getos.c is an OS fingerprinting tool that detects and prints the type of operating system, using the default TTL response of the ping. It is an open source program written in C by the Greek Developer Athanasios Emmanouilidis.
Use of OS fingerprinting
OS Fingerprinting is the process of analyzing data packets coming from a network in an attempt to gather information that will be used in later attacks.
By identifying the operating system a network is running on, hackers target known vulnerabilities.
OS Fingerprinting can also collect configuration attributes from remote devices. This type of reconnaissance attack is usually the first step in a larger effort.
Networks running old, outdated or outdated Operating Systems become easy targets when attackers discover their weakness.
You can compile getos.c using GCC by running the following command:
gcc getos.c -o getos
You can run getos.c with the following command:
How to recognize this threat: To detect OS Fingerprinting, it is important to understand exactly what is going on.
There are two types of OS Fingerprinting: Active in the upcoming years, while liabilities.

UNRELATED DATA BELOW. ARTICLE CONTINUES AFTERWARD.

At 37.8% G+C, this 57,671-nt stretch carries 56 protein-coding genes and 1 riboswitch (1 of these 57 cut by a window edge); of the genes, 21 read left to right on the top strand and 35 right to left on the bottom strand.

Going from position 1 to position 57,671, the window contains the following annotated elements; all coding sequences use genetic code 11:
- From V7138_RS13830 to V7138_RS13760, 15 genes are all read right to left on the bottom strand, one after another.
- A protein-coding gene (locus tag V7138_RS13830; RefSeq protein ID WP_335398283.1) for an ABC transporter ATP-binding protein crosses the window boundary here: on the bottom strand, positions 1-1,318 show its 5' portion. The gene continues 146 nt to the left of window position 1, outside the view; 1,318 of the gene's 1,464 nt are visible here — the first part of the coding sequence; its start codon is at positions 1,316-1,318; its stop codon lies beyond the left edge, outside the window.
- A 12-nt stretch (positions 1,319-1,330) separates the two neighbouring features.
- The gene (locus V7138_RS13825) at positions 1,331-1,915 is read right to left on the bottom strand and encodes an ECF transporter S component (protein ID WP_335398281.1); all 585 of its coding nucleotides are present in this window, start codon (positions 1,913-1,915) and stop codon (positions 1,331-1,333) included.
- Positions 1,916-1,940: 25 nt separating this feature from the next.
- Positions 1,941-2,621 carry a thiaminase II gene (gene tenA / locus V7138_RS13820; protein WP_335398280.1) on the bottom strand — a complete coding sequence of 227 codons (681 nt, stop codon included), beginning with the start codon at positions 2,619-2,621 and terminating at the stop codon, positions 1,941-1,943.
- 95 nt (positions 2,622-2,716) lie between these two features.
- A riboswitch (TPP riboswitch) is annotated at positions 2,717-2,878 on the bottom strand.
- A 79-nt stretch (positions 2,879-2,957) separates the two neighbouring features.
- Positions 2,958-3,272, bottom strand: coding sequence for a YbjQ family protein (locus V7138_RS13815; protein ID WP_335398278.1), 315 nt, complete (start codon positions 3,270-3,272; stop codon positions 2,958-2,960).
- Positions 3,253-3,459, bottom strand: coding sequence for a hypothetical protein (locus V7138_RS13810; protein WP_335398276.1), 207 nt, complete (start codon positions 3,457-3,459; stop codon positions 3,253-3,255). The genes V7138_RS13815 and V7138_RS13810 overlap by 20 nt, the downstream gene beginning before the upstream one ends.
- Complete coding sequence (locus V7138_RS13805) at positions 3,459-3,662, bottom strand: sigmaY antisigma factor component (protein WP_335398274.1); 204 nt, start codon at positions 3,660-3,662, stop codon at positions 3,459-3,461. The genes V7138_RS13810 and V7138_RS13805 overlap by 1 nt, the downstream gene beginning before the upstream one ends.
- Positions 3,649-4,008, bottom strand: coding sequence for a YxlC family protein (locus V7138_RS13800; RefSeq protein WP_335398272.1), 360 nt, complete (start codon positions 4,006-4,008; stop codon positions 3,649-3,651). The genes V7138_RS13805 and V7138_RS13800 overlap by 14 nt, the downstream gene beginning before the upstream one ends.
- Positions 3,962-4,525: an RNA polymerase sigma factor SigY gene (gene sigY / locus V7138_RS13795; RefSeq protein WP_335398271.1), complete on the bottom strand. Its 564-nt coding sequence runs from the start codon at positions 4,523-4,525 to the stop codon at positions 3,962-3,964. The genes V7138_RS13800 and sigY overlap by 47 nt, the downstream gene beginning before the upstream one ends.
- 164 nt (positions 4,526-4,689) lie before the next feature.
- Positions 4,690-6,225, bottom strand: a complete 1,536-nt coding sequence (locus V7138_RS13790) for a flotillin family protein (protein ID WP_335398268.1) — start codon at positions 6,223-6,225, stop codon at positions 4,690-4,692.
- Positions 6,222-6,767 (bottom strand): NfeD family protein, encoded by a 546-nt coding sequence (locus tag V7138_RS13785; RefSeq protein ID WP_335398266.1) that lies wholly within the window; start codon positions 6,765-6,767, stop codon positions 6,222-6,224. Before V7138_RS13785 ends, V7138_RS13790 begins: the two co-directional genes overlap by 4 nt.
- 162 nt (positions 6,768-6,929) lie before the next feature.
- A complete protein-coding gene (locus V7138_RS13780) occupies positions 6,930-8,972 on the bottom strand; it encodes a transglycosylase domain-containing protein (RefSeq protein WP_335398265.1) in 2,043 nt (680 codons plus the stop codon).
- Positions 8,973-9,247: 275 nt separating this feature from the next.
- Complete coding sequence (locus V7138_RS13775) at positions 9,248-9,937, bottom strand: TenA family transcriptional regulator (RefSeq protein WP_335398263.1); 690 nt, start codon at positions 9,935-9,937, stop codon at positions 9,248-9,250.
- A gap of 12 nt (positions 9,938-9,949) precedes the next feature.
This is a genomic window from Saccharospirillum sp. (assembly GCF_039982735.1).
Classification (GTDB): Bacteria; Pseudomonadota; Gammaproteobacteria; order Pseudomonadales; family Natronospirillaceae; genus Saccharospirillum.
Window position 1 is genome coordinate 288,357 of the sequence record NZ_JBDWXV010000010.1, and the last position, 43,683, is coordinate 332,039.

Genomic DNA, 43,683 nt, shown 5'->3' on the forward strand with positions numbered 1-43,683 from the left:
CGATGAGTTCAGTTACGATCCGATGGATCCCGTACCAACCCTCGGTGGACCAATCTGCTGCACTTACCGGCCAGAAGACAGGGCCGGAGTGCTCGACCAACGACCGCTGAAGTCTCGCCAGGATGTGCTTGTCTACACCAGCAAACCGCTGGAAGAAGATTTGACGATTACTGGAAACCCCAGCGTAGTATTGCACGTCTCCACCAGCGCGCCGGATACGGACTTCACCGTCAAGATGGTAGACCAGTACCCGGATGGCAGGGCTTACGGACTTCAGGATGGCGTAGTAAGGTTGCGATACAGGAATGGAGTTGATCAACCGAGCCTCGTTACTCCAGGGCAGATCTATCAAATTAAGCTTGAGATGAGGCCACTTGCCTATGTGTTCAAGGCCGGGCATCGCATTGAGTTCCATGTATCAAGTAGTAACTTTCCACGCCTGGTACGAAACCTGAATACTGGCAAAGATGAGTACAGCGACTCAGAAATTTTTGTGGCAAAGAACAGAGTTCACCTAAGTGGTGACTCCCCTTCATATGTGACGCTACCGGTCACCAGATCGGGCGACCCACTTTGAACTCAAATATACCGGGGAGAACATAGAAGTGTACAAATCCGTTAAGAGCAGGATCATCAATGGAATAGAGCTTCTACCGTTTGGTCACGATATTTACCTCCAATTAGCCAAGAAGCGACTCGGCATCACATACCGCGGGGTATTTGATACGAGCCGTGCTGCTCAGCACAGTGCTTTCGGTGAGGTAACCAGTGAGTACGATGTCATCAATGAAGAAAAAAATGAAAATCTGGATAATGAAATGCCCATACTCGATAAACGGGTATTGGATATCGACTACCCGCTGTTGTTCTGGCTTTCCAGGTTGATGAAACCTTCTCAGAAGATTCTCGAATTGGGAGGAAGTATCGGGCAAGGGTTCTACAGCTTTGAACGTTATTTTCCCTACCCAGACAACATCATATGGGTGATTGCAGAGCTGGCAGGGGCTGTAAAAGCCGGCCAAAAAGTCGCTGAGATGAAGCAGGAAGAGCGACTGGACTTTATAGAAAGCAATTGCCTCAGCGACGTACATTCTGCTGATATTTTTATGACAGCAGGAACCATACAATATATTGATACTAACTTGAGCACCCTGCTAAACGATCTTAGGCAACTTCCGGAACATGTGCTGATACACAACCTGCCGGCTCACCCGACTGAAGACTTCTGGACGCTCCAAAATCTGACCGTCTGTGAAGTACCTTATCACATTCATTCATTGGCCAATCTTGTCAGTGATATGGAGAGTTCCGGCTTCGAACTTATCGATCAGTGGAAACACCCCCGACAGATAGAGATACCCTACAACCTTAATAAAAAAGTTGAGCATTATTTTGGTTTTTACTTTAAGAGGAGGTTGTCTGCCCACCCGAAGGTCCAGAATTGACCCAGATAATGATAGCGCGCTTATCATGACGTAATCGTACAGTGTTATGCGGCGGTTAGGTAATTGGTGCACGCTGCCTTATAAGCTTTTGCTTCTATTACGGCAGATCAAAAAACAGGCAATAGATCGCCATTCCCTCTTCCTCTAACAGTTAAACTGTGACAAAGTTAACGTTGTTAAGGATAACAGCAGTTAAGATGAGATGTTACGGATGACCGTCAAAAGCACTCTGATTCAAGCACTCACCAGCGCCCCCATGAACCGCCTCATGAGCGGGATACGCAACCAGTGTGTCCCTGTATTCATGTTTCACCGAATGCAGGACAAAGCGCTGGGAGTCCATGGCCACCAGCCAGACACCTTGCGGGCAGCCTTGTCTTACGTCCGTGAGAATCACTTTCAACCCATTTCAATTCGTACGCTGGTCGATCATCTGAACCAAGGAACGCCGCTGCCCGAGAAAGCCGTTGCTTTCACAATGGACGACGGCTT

In active OS Fingerprinting, attackers send a packet to a victim and then wait for a response to analyze the contents of the TCP packet.
In a passive effort attackers do not make intentional changes or actions against the network.
Passive OS Fingerprinting is a more secretive, but much slower process. NMAP is probably the most popular and widely used tool for OS Fingerprinting.
How to prevent this threat: The best way to prevent fingerprinting is to limit the types of traffic your network accepts and responds to, and to tightly control the information your network returns.
By blocking timestamps, echo responses, and address masks, administrators can greatly reduce the usefulness of information that attackers can extract.
You can download the program from here.